FRACTURE of the THORACIC and LUMBAR SPINE (Mid and Lower Back)
The most common spine fractures are of the mid back and lower back or at the junction of the two. These fractures are typically caused by high velocity accidents such as a car crash or fall from height.
Men experience fractures of the thoracic or lumbar spine four times more often than women. Seniors are also at risk for these fractures, due to weakened bone from osteoporosis. Because of the energy required to cause these spinal fractures, patients often have additional injuries that require treatment. The spinal cord may be injured, depending on the severity of the spinal fracture (AAOS, 2013).
Common cause of fractures to the thoracic spine, lumbar spine, and thoracolumbar junction include:
- Falling from a height with great speed or force.
- Car crashes and impacts exceeding speeds as low as 35 mph.
- Gun shot wound.
- Blunt trauma.
Any injury to the vertebrae can have serious consequences to the spinal cord, the central nervous system’s connection between the brain and the body, runs through the center of the vertebrae. Damage to the spinal cord can result in paralysis or death. Injury to the spinal cord at the level of the thoracic and lumbar spine can lead to temporary or permanent paralysis of the entire body below the point of injury.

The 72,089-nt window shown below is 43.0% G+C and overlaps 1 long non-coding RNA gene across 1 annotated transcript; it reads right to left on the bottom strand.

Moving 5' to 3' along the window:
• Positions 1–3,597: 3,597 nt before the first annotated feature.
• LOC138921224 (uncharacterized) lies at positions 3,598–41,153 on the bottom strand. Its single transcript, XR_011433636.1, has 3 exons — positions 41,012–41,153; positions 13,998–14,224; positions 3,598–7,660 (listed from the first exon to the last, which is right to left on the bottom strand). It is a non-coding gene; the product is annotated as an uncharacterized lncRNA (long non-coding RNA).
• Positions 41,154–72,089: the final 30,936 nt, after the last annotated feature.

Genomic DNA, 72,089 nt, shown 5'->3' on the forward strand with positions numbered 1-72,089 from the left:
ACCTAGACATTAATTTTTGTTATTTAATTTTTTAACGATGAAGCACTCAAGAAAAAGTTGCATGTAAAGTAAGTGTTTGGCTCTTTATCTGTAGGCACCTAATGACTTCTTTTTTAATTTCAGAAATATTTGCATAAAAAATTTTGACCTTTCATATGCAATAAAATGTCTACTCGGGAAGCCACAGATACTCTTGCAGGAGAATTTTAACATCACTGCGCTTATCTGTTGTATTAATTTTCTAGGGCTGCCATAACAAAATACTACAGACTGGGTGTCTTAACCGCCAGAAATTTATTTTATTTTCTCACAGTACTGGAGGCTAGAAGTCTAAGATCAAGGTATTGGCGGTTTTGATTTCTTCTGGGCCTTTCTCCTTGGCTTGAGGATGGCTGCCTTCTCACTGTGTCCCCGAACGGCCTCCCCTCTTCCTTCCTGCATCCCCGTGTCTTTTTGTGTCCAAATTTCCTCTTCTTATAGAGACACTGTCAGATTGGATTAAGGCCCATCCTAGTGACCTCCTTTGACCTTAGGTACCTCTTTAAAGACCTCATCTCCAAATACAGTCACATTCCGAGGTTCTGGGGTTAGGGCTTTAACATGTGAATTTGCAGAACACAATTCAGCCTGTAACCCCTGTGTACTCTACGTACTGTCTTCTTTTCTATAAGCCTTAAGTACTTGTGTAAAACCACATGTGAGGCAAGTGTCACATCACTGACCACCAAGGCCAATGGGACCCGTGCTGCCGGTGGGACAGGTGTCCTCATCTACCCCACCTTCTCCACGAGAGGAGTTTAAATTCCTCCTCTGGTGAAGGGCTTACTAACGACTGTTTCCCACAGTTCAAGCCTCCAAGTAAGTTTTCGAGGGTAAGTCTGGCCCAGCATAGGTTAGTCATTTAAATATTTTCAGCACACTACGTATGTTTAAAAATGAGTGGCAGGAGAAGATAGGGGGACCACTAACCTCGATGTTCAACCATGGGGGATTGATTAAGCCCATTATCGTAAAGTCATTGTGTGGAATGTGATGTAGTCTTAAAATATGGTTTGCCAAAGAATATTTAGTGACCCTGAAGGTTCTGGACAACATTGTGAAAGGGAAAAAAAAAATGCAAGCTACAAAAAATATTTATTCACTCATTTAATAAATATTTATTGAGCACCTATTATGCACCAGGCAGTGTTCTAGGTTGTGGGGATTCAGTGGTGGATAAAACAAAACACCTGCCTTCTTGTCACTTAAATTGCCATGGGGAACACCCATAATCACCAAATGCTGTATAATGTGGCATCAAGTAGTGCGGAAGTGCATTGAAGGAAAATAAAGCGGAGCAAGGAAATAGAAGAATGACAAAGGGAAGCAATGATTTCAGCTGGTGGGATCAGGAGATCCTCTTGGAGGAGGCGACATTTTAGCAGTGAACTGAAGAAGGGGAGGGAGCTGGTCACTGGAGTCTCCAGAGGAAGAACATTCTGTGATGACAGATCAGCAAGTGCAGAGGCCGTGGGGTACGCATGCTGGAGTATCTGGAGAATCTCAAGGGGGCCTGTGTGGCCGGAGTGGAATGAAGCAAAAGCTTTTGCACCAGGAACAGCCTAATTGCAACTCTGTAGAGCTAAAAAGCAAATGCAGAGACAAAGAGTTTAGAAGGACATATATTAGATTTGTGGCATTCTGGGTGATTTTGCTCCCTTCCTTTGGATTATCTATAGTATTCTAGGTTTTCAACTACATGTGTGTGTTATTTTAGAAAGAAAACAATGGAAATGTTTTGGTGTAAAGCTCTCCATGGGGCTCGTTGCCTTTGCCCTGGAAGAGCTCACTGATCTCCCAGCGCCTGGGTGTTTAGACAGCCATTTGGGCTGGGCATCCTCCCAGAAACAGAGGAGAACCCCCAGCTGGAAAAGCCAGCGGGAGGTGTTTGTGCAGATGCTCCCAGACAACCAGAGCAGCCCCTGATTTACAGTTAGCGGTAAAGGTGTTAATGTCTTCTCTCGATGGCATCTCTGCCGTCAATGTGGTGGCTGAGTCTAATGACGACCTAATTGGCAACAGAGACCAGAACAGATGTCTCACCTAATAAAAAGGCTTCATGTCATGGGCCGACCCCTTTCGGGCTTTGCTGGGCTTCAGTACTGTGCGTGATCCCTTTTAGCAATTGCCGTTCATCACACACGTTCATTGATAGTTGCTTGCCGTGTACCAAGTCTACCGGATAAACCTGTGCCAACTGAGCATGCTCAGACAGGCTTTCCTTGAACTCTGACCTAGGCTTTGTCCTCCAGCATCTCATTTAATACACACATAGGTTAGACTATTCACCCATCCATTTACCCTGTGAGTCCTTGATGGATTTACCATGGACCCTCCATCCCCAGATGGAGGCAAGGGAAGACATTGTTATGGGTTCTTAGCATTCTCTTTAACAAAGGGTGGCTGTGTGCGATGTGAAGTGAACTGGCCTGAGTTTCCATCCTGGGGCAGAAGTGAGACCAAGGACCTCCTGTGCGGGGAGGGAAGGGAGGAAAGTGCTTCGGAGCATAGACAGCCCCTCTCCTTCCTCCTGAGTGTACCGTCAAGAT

At first evaluation, it may be difficult to assess the extent of injuries to patients with fractures of the thoracic and lumbar spine.
At the accident scene, first check vital signs, including the patient’s consciousness, ability to breathe, and heart rate. After these are stabilized, workers will assess obvious bleeding and limb-deforming injuries.
Before moving the patient, you must immobilize the patient in a cervical (neck) collar and backboard. The trauma team will perform a complete and thorough evaluation in the hospital emergency room.
The treatment plan for a fracture of the thoracic or lumbar spine will depend on:
- Other injuries and their treatment
- The particular fracture pattern (i.e. Flexion, Extension, Rotation)
Once the trauma team has stabilized all other life-threatening injuries, the doctor will evaluate the spinal fracture pattern and decide whether spine surgery is needed. Each type of fracture has a surgical and nonsurgical option for treatment depending on severity and progress. Surgery is necessary if the fracture is unstable, fragmented, and if there is nerve or ligament damage.
Improvements in athletic equipment and rule changes have reduced the number of sports-related spinal fractures over the past 20 years. You can help protect yourself and your family if you:
- Always wear a seat belt when you are driving or a passenger in a car.
- Get checked regularly for osteoporotic risks.
- Wear the proper protective equipment for your sport and follow all safety regulations, such as having a spotter and appropriate cushioning mats.